Home furnishings giant to open flagship in New York
Pottery Barn is bringing its new store concept to the city where it all began.
The retailer, a division of Williams-Sonoma, will unveil a 17,000-sq.-ft. flagship on September 8, 2017, in Manhattan's Flatiron District. (The first Pottery Barn store opened in 1949 in the West Chelsea section of lower Manhattan.)
The new store is located in a landmark building constructed in 1904. The building is representative of New York’s Beaux-Arts movement, and features original columns and adorned ceiling accents.
The interior reflects Pottery Barn’s new store concept, and will feature local partnerships and exclusive products and services. These include "Design Crew," a new design services initiative that enables customers to work with a team of designers who will help them find the right products and services across all eight Williams-Sonoma brands.
The store will also offer a selection of one-of-a-kind vintage items hand-selected by Pottery Barn, with new ones continually being added. In-home installation services including, room painting, drape installation, gallery wall hanging and more will be available.
In addition, the flagship will be Pottery Barn's first location to offer a new design initiative called The Package Deal – Home in a Box. It offers a curated menu of furniture pieces that make up the foundation to a well-designed bedroom or living room, with packages starting at $1,000. Each season, the room offerings will vary as different products and pricing tiers are introduced.
"The first Pottery Barn store opened in New York City and it’s exciting to come full circle by opening a flagship store in the city where it all began,” said Marta Benson, president of Pottery Barn. “The new store concept is designed to enhance the customer experience to create an inviting, relaxed environment that makes the process of decorating your home effortless and fun."
Pottery Barn has 203 stores in the United States, Canada and Australia and unaffiliated franchisees that operate stores in the Middle East and the Philippines, as well as an ecommerce site. Williams-Sonoma's other banners include Williams Sonoma, Williams Sonoma Home, Pottery Barn Kids, PBteen, Mark and Graham, Rejuvenation, and West Elm.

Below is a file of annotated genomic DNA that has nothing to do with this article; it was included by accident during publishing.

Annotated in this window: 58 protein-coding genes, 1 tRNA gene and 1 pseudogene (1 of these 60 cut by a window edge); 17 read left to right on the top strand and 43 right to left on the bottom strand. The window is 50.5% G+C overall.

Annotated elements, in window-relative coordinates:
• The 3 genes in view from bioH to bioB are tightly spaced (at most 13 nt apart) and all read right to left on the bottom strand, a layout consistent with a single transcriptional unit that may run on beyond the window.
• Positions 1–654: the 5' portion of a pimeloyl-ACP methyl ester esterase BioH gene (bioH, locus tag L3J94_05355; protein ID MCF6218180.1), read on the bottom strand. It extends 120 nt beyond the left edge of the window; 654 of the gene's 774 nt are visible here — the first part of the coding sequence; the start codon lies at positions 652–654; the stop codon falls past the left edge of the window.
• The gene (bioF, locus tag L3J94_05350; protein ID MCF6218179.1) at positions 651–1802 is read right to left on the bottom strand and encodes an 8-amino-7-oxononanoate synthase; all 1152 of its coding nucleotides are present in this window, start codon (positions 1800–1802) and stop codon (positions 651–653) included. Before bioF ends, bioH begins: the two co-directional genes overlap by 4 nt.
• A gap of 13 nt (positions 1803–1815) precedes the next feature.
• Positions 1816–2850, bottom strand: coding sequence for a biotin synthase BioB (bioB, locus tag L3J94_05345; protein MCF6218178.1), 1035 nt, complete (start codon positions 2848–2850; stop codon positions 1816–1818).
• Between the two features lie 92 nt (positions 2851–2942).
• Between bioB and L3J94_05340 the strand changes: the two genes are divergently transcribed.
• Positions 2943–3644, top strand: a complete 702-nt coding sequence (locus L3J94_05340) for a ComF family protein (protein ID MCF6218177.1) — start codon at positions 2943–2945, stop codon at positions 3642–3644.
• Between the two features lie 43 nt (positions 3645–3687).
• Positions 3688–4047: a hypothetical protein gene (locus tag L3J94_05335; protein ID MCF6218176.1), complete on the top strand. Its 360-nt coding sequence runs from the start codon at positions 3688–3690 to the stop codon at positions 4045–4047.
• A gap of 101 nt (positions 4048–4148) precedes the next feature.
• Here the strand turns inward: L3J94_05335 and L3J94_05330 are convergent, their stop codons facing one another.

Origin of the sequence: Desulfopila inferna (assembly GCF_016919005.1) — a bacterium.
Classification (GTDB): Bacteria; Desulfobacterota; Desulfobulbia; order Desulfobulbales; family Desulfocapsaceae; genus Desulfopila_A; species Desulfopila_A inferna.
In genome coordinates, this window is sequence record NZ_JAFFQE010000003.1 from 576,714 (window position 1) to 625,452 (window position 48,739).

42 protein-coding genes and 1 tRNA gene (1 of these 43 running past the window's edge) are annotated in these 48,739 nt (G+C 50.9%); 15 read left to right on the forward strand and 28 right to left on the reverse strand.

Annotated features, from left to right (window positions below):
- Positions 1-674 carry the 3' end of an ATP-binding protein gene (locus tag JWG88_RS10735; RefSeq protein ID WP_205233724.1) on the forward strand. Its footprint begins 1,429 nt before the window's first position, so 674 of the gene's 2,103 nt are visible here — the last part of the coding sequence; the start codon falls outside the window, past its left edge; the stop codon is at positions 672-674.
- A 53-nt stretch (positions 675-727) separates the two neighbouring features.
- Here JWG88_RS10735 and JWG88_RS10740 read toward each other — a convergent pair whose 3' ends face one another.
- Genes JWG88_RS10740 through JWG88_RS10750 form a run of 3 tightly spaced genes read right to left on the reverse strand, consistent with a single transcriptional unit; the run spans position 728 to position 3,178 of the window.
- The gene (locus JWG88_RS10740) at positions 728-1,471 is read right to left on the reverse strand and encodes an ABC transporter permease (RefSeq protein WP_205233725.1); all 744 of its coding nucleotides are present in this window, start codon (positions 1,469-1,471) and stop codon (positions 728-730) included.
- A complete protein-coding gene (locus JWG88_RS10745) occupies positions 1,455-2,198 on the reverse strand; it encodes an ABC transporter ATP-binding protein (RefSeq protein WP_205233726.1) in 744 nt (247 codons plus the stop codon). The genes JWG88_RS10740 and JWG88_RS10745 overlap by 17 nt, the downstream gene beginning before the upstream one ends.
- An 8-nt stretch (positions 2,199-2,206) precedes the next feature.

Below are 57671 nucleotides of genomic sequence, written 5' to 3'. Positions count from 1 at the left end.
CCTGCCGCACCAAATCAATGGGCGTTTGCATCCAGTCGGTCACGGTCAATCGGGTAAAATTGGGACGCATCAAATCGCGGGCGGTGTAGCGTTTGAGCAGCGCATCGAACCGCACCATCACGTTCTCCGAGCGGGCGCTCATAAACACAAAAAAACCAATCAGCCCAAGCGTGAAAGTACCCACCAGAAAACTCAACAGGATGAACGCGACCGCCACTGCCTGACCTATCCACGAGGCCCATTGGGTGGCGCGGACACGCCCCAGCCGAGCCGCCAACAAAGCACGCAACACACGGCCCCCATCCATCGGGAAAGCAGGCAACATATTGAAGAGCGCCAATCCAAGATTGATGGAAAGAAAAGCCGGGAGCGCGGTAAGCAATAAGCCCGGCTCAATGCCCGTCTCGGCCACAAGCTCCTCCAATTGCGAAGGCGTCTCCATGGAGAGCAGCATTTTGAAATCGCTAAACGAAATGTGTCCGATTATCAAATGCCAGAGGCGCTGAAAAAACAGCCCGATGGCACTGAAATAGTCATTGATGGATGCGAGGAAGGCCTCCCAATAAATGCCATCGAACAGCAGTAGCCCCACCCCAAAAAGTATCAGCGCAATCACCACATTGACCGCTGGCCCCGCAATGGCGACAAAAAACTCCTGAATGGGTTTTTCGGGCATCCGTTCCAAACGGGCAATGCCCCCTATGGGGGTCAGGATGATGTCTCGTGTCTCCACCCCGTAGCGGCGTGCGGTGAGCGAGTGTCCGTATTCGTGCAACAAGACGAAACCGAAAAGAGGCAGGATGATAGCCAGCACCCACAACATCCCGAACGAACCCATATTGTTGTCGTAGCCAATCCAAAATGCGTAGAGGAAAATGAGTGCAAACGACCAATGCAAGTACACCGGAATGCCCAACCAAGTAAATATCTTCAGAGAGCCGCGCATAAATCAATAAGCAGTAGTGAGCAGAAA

Casper extending reach into brick-and-mortar
Online mattress start-up Casper is getting more upfront with shoppers.
The fast-growing company plans to open some 15 pop-up shops in cities across North America, including New York, Los Angeles and Chicago. The pop-ups are scheduled to launch in October 2017, and will remain open through spring of 2018.
The temporary stores mark Casper's first significant investment in a company-owned retail presence across the U.S. Last year, the company partnered with West Elm to sell its mattresses in West Elm stores and through its website and catalog. (On Sept. 5, West Elm announced it was replacing Casper as its official mattress partner). And this past June, Casper inked a deal with Target. Under the terms of the agreement, the discounter sells Casper mattresses on its web site, with other Casper products, including pillows and sheets, also available in select Target stores.
The Casper pop-ups will showcase the brand's sleep offerings, including its newest product, the ergonomically designed Casper Wave mattress. Shoppers will be able to try out Casper's full product line-up, which in addition to its original mattress includes sheets and pillows. All items will be available for purchase.
"The demand to experience our products in-person has continued to grow exponentially," said Philip Krim, Casper co-founder and CEO. "Casper retail environments allow us to seamlessly traverse online and offline, which we believe is paramount to an exceptional customer journey."
Launched in 2014. Casper quickly developed a cult following for its mattress, which is made of memory and latex foams, and delivered in a box. The mattress comes with a 100-day money-back trial.
Enter the Daily Needs Mall
You’ve read the news: More and more spending is moving online and retailers that have not been able to adapt are falling by the wayside. E-commerce accounted for 8.9% of all retail spending in early 2017 and has nearly tripled its share of overall retail spending since 2008.